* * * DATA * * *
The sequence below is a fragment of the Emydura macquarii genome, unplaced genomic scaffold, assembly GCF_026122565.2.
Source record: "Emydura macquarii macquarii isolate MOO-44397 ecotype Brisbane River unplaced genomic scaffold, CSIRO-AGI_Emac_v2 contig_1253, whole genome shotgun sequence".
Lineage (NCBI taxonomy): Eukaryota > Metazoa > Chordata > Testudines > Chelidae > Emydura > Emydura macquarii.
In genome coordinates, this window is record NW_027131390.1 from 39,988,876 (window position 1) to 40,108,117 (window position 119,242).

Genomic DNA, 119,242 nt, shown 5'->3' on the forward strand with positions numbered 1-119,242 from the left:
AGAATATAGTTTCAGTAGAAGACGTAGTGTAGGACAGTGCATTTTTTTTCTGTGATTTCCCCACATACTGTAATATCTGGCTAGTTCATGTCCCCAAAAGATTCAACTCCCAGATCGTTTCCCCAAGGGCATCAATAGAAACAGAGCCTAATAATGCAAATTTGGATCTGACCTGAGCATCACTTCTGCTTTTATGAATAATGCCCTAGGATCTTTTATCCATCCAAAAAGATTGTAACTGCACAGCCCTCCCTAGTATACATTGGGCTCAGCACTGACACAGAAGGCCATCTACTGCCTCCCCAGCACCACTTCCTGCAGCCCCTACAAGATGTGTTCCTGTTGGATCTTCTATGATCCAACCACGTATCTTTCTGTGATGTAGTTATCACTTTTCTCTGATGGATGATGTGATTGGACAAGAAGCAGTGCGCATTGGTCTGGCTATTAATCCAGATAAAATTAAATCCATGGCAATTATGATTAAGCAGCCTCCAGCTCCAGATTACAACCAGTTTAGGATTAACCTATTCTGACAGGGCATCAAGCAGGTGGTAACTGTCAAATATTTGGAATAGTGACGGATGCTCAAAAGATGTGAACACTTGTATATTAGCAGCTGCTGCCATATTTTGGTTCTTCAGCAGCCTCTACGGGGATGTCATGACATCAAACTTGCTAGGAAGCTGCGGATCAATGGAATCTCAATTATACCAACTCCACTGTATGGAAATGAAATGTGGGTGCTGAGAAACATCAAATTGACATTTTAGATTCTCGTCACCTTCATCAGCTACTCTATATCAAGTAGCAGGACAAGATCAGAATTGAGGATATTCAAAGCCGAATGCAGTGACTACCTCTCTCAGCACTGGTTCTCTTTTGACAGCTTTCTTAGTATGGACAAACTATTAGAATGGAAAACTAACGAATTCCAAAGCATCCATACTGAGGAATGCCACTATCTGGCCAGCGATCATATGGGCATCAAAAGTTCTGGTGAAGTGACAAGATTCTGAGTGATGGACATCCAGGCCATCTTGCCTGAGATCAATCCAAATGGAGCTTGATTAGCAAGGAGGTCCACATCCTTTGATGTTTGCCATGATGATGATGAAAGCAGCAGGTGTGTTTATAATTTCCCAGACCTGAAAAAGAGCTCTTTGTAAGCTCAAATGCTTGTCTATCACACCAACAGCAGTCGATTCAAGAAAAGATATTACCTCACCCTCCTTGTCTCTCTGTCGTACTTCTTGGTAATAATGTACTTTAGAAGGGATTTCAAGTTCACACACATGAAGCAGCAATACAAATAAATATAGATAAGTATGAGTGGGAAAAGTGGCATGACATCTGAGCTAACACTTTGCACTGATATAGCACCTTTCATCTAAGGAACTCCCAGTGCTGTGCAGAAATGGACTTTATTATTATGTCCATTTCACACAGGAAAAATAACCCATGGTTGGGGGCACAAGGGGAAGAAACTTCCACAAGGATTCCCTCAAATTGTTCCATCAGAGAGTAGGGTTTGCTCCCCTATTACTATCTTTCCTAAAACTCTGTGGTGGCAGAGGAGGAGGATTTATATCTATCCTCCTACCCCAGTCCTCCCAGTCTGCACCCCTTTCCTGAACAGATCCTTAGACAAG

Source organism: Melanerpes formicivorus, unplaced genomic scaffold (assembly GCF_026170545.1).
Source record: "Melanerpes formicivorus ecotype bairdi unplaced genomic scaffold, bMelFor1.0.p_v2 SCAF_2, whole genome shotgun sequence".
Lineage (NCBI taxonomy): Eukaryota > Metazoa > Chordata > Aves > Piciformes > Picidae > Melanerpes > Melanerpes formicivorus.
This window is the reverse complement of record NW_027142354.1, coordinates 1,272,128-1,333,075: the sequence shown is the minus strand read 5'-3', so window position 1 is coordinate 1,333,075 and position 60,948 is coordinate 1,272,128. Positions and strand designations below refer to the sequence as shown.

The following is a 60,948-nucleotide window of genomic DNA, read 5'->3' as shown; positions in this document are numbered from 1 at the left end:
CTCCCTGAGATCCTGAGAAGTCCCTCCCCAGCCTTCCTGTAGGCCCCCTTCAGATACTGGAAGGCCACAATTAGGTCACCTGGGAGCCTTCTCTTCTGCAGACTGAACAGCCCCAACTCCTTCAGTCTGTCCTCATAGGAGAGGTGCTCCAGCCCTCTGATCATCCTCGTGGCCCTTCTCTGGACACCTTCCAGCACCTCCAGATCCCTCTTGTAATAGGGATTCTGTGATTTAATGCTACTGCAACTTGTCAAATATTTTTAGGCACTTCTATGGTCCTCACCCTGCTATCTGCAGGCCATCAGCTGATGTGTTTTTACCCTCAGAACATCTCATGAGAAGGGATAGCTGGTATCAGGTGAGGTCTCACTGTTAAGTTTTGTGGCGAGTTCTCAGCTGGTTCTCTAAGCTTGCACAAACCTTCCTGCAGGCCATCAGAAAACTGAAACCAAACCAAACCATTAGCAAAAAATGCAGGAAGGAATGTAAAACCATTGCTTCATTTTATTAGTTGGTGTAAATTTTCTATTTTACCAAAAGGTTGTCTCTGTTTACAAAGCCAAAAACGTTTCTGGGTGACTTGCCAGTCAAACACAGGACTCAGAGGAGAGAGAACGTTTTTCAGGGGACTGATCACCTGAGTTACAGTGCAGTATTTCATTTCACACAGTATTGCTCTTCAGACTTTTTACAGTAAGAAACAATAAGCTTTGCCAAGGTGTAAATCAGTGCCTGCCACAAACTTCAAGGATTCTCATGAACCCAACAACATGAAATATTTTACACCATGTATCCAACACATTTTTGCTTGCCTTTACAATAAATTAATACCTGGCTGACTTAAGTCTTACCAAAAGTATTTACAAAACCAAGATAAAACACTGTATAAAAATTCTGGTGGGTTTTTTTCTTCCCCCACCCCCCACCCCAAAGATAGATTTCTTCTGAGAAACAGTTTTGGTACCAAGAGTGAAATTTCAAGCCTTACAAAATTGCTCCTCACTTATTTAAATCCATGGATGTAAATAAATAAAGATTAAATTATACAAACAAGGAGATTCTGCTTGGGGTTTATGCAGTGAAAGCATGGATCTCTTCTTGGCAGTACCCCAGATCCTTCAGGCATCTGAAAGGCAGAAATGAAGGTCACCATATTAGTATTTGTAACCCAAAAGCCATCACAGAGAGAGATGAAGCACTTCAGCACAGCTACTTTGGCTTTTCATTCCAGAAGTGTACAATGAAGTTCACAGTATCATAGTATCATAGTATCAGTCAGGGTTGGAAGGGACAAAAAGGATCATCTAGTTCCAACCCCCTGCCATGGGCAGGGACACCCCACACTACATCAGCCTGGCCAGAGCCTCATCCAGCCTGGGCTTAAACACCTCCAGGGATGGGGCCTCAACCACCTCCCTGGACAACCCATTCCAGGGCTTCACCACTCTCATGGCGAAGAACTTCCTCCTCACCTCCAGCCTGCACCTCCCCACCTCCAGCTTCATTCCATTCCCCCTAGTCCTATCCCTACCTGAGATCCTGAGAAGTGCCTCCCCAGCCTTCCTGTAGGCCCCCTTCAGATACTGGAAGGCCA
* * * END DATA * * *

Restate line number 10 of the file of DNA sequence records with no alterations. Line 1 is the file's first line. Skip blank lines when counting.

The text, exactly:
This window is the reverse complement of record NW_027142354.1, coordinates 1,272,128-1,333,075: the sequence shown is the minus strand read 5'-3', so window position 1 is coordinate 1,333,075 and position 60,948 is coordinate 1,272,128. Positions and strand designations below refer to the sequence as shown.